What happens to our humanity if we switch off to the needs of those around us?
I’ve worked as a travelling roadshow salesman of causes for over a decade. In that time I’m guessing I’ve spoken to in excess of 100,000 people in community groups, churches, and schools across Victoria and Tasmania. I speak about issues that relate to us all, about our shared humanity in our global world.
I sell ideas of a better world. I wake people from the slumber of ignorance, indifference and mediocrity. I’m an advocate for those who have no voice, those who can’t be heard, of those we don’t want to hear about.
I connect people with meaning. I seek to be an authentic voice of purpose. I give people a grip on reality and handles of hope for a better tomorrow. I invite people to action. I encourage people towards a wholistic spirituality and a more compassionate humanity.
I am a change agent. I am a prophetic mobiliser. I am your proverbial pain in the butt.
But right now, as I read and hear about the cries of children far flung across this small world of ours, I grieve. For I have no answers, only questions. I find myself asking, what’s the point? Can I really make a difference?
I find myself pondering the enormity, complexity and seeming endlessness of the problems across the globe. In my own mind and my own heart it’s creating a philosophical tsunami that swamps my own sense of meaning, purpose and hope. I find myself asking: can I with integrity, with congruity, and with confidence continue to be a voice for the voiceless?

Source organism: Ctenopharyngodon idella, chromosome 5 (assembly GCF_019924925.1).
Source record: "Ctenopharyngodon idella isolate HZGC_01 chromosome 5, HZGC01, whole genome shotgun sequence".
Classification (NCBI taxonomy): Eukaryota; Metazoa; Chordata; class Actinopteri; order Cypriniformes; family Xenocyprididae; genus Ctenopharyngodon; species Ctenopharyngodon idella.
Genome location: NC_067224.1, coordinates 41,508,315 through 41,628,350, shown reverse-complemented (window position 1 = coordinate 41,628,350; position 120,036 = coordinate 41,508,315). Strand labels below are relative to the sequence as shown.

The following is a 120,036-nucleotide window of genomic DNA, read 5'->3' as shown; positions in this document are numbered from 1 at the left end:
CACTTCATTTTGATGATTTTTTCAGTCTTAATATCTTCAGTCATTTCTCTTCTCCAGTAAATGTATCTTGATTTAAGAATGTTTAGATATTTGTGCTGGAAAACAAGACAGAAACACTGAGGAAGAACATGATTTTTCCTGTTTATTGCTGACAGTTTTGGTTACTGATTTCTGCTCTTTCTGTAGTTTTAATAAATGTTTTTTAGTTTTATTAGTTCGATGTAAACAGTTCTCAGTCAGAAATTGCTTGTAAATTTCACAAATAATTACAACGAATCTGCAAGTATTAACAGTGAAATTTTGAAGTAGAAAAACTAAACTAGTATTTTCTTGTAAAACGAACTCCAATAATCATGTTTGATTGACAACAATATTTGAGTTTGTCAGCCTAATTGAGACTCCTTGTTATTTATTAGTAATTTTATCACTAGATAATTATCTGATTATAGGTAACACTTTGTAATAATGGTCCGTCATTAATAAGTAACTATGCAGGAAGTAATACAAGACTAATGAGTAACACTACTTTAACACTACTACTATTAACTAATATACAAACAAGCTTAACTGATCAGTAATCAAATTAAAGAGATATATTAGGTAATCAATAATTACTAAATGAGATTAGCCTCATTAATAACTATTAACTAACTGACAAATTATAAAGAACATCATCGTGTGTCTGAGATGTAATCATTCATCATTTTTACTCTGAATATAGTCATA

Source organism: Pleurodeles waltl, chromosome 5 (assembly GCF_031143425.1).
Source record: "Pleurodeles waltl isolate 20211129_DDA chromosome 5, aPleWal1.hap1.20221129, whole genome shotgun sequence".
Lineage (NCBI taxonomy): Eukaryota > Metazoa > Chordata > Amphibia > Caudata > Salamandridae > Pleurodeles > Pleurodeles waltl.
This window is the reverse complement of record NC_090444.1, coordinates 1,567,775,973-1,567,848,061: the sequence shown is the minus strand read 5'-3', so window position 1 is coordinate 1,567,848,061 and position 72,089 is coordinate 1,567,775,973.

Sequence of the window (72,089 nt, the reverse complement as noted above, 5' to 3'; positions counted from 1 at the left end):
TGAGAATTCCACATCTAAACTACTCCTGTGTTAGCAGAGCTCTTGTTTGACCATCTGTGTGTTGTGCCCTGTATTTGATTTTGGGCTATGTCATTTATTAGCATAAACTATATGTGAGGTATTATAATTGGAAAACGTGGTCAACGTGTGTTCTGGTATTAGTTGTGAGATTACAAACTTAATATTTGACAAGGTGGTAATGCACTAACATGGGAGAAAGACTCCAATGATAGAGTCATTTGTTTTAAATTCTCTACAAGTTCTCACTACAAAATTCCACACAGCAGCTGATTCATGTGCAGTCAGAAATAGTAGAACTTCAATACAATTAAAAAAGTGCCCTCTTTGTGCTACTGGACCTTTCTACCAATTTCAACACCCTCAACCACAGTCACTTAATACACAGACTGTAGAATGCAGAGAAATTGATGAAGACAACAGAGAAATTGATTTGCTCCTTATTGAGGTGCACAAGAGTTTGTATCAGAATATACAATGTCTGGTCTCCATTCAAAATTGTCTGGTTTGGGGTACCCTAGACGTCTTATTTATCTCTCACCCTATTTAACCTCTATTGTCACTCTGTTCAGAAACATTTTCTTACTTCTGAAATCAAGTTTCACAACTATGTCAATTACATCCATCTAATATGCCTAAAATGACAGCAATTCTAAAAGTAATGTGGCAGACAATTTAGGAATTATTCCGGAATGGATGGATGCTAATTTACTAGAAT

Yet as I reflect upon this intrinsic tension I find myself unable to walk away. How can I do anything else?
A famous scholar once said that when all is boiled down, faith hope and love remain. He says that the greatest of these is love. The Black Eyed Peas sang “where is the love?”
God knows the world needs love, to see love, to receive love. Not merely a nepotistic patronizing romantic love espoused in movies. Rather, a robust, sacrificial and other-centred love. The most influential historical figure this modern world knows, Jesus, came to show love, to demonstrate love, to be love. (This is in no way suggesting that love cannot be found, experienced nor expressed outside of Jesus – simply naming my own worldview).
To be change I must change. “The most powerful agent of growth and transformation is something much more basic than any technique: a change of heart.” Heart surgery is delicate, deliberate and directed. It is also bloody uncomfortable. If I choose to ignore or overlook my own prejudices and frequent (mis)perceptions around conflicts, causes and conversations within my own communities, work spaces and families, am I truly any different? Do I have the courage to confront my own humanity, my own heart, as I seek to speak about the inhumanity of others?
So against the odds, against the grain of my own self-interests, against the comfort of acceptance and popularity, I continue to front up, to face up, to stand up, to speak up. I choose to front up to my own limitations. I choose to face up to my own fears and insecurities. I choose to stand up knowing that I’m in the firing line. I choose to speak up knowing that there will be those who won’t listen. I choose to not stay silent. I choose to be a change agent.